ART-SAN 3 - 14 * 10,5 mm
The smiling Joker
 



 


UNDERSTANDING THE SYMBOLISM IN ANCIENT PATTERNS
My admiration for the visual complexity of ancient beads is immense. The patterns within the layers, the age-worn and crazed surfaces they seem to communicate something profound. But what exactly do they convey?

For modern western individuals, especially those without extensive travel experience, understanding the significance of symbolic thinking in ancient cultures can be challenging. Having lived with tribal communities in the East, I've observed that they perceive the world through symbols, where I attempt to comprehend through cognition.

There's a strong likelihood that specific patterns in beads carried symbolic meanings in ancient times. Beads, in this context, served as archetypal communication systems. They evolved into intersubjective realities as long as there was a collective consensus, grounded in time and space, about their significance.

Moreover, they signified a cultural evolution in the animistic relationships ancient peoples had with nature - in this case, a stone. A person picked up a stone and transformed it into a beautiful bead, thereby asserting symbolic control over the otherwise unforgiving natural environment surrounding them.

However, deciphering the language of ancient bead patterns, aside from the universal eye symbol prevalent across cultures and time periods, can be challenging. Once this symbolic language is lost, reviving it becomes a daunting task.

Even the conspicuous eye symbols frequently found on ancient beads become complex when we delve deeper. What did the eye symbolize for a specific culture at a given time? Was it an omnipresent eye? Did this omnipresent eye symbolize pure, non-dual consciousness, or was it a moral overseer? Was it a protective eye or an evil eye casting spells? Or did it resemble the shamanistic third eye of ancient Rishis and shamans, capable of perceiving other dimensions?

It's crucial to exercise caution while interpreting the patterns on ancient beads. It's all too tempting to project wishful thinking onto them, perceiving pictographic symbolic representations of yonis, lingams, bindis, the five elements, and other divine or magical forces.

The same caution applies to the patterns on etched beads. That's why I find it amusing that the etched beads displayed below on the internet are often referred to as 'military beads'. The designation is truly laughable.

 

The Meta-Modern Magic of Beads
This perspective, however, in no way diminishes the symbolic beauty and impact of an art bead. Anything that opens our hearts and minds is beautiful! Whether it's by design or accident, a bead can reveal the sacred dimensions that exist within your soul at this very moment.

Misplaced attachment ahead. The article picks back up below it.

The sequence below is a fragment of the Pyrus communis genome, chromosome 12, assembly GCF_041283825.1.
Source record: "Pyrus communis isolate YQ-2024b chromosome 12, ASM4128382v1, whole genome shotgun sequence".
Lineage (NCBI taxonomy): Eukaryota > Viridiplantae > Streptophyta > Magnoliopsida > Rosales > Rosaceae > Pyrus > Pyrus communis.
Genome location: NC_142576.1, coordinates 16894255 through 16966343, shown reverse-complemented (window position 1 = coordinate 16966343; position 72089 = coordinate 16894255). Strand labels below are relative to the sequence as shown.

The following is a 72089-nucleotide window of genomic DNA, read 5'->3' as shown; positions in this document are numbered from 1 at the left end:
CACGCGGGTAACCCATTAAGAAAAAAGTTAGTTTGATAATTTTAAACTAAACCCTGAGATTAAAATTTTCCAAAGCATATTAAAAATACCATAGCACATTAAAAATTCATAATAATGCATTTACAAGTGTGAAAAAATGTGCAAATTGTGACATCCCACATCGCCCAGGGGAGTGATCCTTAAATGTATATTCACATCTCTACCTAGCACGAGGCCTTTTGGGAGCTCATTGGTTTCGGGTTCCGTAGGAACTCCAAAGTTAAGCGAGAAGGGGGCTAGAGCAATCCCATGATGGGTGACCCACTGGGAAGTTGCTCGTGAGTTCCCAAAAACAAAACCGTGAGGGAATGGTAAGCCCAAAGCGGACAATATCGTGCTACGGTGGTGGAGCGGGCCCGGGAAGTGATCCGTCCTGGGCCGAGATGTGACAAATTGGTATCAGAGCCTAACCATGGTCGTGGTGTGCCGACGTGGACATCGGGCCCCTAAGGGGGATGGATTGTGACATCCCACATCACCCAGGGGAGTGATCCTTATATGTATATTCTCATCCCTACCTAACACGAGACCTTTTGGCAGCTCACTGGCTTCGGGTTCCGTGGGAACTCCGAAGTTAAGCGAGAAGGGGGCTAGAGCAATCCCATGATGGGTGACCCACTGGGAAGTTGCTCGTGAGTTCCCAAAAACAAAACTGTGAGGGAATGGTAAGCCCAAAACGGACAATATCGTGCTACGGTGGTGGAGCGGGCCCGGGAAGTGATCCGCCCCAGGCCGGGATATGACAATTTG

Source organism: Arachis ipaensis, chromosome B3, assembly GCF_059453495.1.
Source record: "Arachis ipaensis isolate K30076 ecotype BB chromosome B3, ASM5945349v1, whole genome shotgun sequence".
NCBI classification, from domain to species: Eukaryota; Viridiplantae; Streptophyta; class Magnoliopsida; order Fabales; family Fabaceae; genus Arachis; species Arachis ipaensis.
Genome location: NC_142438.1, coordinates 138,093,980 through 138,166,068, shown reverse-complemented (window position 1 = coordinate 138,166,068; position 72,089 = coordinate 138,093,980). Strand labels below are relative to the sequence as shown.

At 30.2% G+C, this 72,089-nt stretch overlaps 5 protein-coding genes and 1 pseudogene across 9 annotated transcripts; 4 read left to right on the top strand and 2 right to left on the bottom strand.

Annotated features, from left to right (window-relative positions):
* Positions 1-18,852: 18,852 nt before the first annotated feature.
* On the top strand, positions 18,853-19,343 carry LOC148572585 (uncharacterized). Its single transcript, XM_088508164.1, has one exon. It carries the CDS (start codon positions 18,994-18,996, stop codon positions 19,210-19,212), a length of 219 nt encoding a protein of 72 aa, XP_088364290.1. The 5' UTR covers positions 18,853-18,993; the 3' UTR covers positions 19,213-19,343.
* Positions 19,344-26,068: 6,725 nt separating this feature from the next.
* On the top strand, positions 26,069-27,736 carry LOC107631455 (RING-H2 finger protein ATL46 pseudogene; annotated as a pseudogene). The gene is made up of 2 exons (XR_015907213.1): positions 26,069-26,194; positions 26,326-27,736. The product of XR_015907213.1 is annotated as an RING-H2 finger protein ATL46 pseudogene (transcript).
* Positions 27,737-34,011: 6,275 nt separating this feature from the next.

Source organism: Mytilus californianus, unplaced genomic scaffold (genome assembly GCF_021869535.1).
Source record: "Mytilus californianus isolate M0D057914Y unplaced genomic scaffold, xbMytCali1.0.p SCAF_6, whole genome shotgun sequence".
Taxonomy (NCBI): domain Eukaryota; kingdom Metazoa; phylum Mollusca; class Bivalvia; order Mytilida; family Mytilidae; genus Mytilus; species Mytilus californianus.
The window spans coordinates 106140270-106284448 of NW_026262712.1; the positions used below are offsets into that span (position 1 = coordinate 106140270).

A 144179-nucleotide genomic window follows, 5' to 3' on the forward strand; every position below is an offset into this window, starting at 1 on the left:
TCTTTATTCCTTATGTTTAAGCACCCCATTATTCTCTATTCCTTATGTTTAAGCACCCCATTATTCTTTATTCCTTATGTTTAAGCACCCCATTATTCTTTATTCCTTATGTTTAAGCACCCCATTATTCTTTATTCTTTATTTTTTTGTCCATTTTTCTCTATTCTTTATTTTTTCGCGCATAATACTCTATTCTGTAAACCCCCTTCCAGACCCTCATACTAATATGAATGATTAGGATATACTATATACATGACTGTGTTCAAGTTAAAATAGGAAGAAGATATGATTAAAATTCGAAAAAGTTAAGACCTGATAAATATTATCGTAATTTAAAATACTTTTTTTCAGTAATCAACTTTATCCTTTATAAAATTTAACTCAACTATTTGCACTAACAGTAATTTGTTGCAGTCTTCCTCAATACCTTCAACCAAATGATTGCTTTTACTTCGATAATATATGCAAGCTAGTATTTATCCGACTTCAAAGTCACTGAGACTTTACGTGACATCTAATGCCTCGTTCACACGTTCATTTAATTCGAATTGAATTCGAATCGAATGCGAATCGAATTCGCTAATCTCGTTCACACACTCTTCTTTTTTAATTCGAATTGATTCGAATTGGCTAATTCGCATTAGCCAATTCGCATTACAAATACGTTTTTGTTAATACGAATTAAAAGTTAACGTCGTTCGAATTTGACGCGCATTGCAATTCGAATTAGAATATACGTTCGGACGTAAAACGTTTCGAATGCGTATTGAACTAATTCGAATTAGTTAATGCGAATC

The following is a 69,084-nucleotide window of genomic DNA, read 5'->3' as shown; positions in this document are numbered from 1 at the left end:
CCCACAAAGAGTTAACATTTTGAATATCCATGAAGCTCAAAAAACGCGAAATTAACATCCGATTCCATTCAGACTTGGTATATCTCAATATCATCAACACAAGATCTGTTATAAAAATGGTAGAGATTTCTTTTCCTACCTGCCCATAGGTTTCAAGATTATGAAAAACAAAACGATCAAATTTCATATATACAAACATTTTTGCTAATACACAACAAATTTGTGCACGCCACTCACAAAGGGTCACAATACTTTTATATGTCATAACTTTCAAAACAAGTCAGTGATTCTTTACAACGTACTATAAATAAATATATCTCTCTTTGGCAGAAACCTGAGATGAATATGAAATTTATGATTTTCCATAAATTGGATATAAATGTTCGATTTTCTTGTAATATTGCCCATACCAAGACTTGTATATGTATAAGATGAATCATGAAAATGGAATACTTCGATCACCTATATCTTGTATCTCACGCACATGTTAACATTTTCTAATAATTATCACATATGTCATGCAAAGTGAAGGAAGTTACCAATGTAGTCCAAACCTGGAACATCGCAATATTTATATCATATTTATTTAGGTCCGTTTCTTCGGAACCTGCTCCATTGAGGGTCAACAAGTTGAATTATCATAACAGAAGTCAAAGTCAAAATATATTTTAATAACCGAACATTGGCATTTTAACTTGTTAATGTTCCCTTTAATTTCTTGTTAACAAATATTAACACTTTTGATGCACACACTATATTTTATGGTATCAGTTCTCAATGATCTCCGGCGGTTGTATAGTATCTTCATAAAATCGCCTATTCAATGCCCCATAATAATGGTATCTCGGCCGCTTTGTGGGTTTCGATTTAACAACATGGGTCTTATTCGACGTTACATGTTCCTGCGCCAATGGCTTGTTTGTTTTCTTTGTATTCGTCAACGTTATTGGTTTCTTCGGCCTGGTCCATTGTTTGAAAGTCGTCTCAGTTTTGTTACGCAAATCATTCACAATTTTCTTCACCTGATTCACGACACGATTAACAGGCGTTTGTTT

This is meta-modern magic. You make the bead magical by observing it with focus and vitality. It serves as a mirror for your soul when you decipher its enigmatic pictographic language in a way that resonates with you, thereby creating your own divine world in the here and now!

You have every right to do so!

After all, you've created God in your own image, just as He created you.

DOUBLE EYED BEADS
There's nothing more potent and rare than a double-eyed bead! Regardless of how the coin lands, you're always a winner! The eye, in all its myriad forms, has been a universal symbol throughout human history. When you gaze at this exquisite eye-bead, it gazes back at you, drawing inspiration from Nietzsche's insights.

Eye-beads with concentric circles appear more powerful to me. What's your opinion?
 



ART-SAN 4 - 13 * 6 mm


 



 



 



ART-SAN 5 - 12 * 5 mm
Sold to Arthur
 

 


 


ART-SAN 6 - 10,5 * 5 mm
 
 

 



 


ART-SAN 7 - 11 * 10 * 8 mm

 
 




 


ART-SAN 8 - 12,5 * 10 * 9 mm
 
 

 

 
Symmetry can play a great role in inducing this kind of calmness in the soul. However, as the bead below demonstrates that also fractal forms can tell us the tale of the worlds perfect imperfection. The lines on this bead could be a map of a sea shore as well.
 



ART-SAN 9 - 24 * 17,5 mm


 



 


A powerful crystal formation within concentric contrasting circles of black and white. This bead is indeed looking at the one that looks at it.
 



ART-SAN 9a - 23 * 15 mm
 



 


The Superman Bead
I've dubbed this bead the Superman Bead. According to my meta-modern symbolic magic perspective, this bead functions like a battery, charged by my personal subjective reality. What I believe becomes reality when it is backed by enough energy and focus. However, the pattern within the stone aids me because it resonates with my thought forms.

If I were to name any other bead the Superman bead, it wouldn't have the same effect because its pattern wouldn't inspire the parts of my brain that still engage in symbolic thinking, regardless of how rationally trained the other parts might be.

 




ART-SAN 10 - 27 * 17 mm
 

 



 


ART-SAN 11 - 26,5 * 19,5 mm
 

 



 


ART-SAN 12 - 21,5 * 16,5 mm
 

 
 


 


ART-SAN 13 - 18 * 14,5 mm
 

 



 


ART-SAN 14 - 16 * 12 mm
 

 



 


ART-SAN 15 - 18,5 * 12 mm
 

 



 
 

ART-SAN 16 - 12,5 * 9,5 mm
 
 

 



 


ART-SAN 17 - 19,5 * 16 mm
 

 



 


ART-SAN 18 - 10 * 9 mm
 

 



 


ART-SAN 19 - 20 * 21 mm
 
 

 



 


ART-SAN 20 - 21,5 * 18,5 mm




 



 


ART-SAN 21 - 16 mm

 



 



ART-SAN 22 - 17 mm
 
 
 



 



ART-SAN 23 - 15,5 * 14 mm


 



 


ART-SAN 24 - 15 * 14 mm


 


 



 


ART-SAN 25 - 18 * 16,5 mm
 

 



 


ART-SAN 26 - 14 * 11,5 mm
 

 



 


ART-SAN 27 - 12 * 7 mm
 
 

 



 

'
ART-SAN 28 - 13 * 11,5 mm
 
 

 



 


ART-SAN 28 - 15,5 * 13 mm
 
 


 



 


ART-SAN 28 - 11 * 10 mm
 
 

 



 


ART-SAN 29 - 13 mm

 


 



 


ART-SAN 30 - 12 * 13 mm

 


 



 


ART-SAN 30 - 12 * 9 mm

 

 



 


ART-SAN 31 - 9 mm

 

 



 


ART-SAN 32 - 16,5 * 1 mm

 
 



 


ART-SAN  33 - 19 * 17 mm

 

 



 


ART-SAN 34 - 16,5 * 14 mm

 


 



 


ART-SAN 35 - 10,5 * 9 mm

 

 



 


ART-SAN 36 - 9.5 * 8 mm

 

 



 


ART-SAN 37 - 14 * 10 mm

 

 



 


ART-SAN 38 - 13,5 * 8 mm



 



 


ART-SAN 39 - 9,5 * 8 mm

 


 
     


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Contact Gunnar Muhlman - gunnars@mail.com